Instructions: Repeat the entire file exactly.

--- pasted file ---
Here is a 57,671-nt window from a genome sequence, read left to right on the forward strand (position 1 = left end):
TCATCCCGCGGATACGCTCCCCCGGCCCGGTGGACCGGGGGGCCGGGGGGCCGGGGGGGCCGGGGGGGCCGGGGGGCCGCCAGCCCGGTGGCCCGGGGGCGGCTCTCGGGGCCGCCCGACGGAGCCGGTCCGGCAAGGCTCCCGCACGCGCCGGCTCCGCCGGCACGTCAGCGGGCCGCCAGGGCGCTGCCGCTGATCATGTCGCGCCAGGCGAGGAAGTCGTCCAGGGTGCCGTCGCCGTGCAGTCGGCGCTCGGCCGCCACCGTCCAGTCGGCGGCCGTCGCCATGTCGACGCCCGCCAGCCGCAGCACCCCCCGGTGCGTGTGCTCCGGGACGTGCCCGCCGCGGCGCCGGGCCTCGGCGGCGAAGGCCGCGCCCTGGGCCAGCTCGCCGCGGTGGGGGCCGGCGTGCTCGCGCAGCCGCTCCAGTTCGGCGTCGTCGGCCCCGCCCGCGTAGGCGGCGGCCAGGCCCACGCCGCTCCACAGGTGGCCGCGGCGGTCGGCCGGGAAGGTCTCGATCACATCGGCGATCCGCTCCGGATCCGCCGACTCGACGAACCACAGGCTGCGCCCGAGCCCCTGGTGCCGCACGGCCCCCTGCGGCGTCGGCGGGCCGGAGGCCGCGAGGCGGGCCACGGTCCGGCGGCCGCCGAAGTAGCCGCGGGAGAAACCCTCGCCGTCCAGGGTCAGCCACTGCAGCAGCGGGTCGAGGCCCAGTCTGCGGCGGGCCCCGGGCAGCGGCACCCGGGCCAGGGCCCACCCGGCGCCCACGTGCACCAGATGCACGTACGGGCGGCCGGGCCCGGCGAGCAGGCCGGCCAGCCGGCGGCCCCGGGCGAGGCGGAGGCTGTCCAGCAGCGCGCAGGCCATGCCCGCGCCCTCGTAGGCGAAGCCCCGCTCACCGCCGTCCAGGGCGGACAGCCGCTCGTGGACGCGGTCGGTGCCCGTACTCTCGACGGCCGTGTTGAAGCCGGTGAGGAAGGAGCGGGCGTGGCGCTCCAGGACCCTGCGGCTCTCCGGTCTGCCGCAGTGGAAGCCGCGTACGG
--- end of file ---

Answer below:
Here is a 57,671-nt window from a genome sequence, read left to right on the forward strand (position 1 = left end):
TCATCCCGCGGATACGCTCCCCCGGCCCGGTGGACCGGGGGGCCGGGGGGCCGGGGGGGCCGGGGGGGCCGGGGGGCCGCCAGCCCGGTGGCCCGGGGGCGGCTCTCGGGGCCGCCCGACGGAGCCGGTCCGGCAAGGCTCCCGCACGCGCCGGCTCCGCCGGCACGTCAGCGGGCCGCCAGGGCGCTGCCGCTGATCATGTCGCGCCAGGCGAGGAAGTCGTCCAGGGTGCCGTCGCCGTGCAGTCGGCGCTCGGCCGCCACCGTCCAGTCGGCGGCCGTCGCCATGTCGACGCCCGCCAGCCGCAGCACCCCCCGGTGCGTGTGCTCCGGGACGTGCCCGCCGCGGCGCCGGGCCTCGGCGGCGAAGGCCGCGCCCTGGGCCAGCTCGCCGCGGTGGGGGCCGGCGTGCTCGCGCAGCCGCTCCAGTTCGGCGTCGTCGGCCCCGCCCGCGTAGGCGGCGGCCAGGCCCACGCCGCTCCACAGGTGGCCGCGGCGGTCGGCCGGGAAGGTCTCGATCACATCGGCGATCCGCTCCGGATCCGCCGACTCGACGAACCACAGGCTGCGCCCGAGCCCCTGGTGCCGCACGGCCCCCTGCGGCGTCGGCGGGCCGGAGGCCGCGAGGCGGGCCACGGTCCGGCGGCCGCCGAAGTAGCCGCGGGAGAAACCCTCGCCGTCCAGGGTCAGCCACTGCAGCAGCGGGTCGAGGCCCAGTCTGCGGCGGGCCCCGGGCAGCGGCACCCGGGCCAGGGCCCACCCGGCGCCCACGTGCACCAGATGCACGTACGGGCGGCCGGGCCCGGCGAGCAGGCCGGCCAGCCGGCGGCCCCGGGCGAGGCGGAGGCTGTCCAGCAGCGCGCAGGCCATGCCCGCGCCCTCGTAGGCGAAGCCCCGCTCACCGCCGTCCAGGGCGGACAGCCGCTCGTGGACGCGGTCGGTGCCCGTACTCTCGACGGCCGTGTTGAAGCCGGTGAGGAAGGAGCGGGCGTGGCGCTCCAGGACCCTGCGGCTCTCCGGTCTGCCGCAGTGGAAGCCGCGTACGG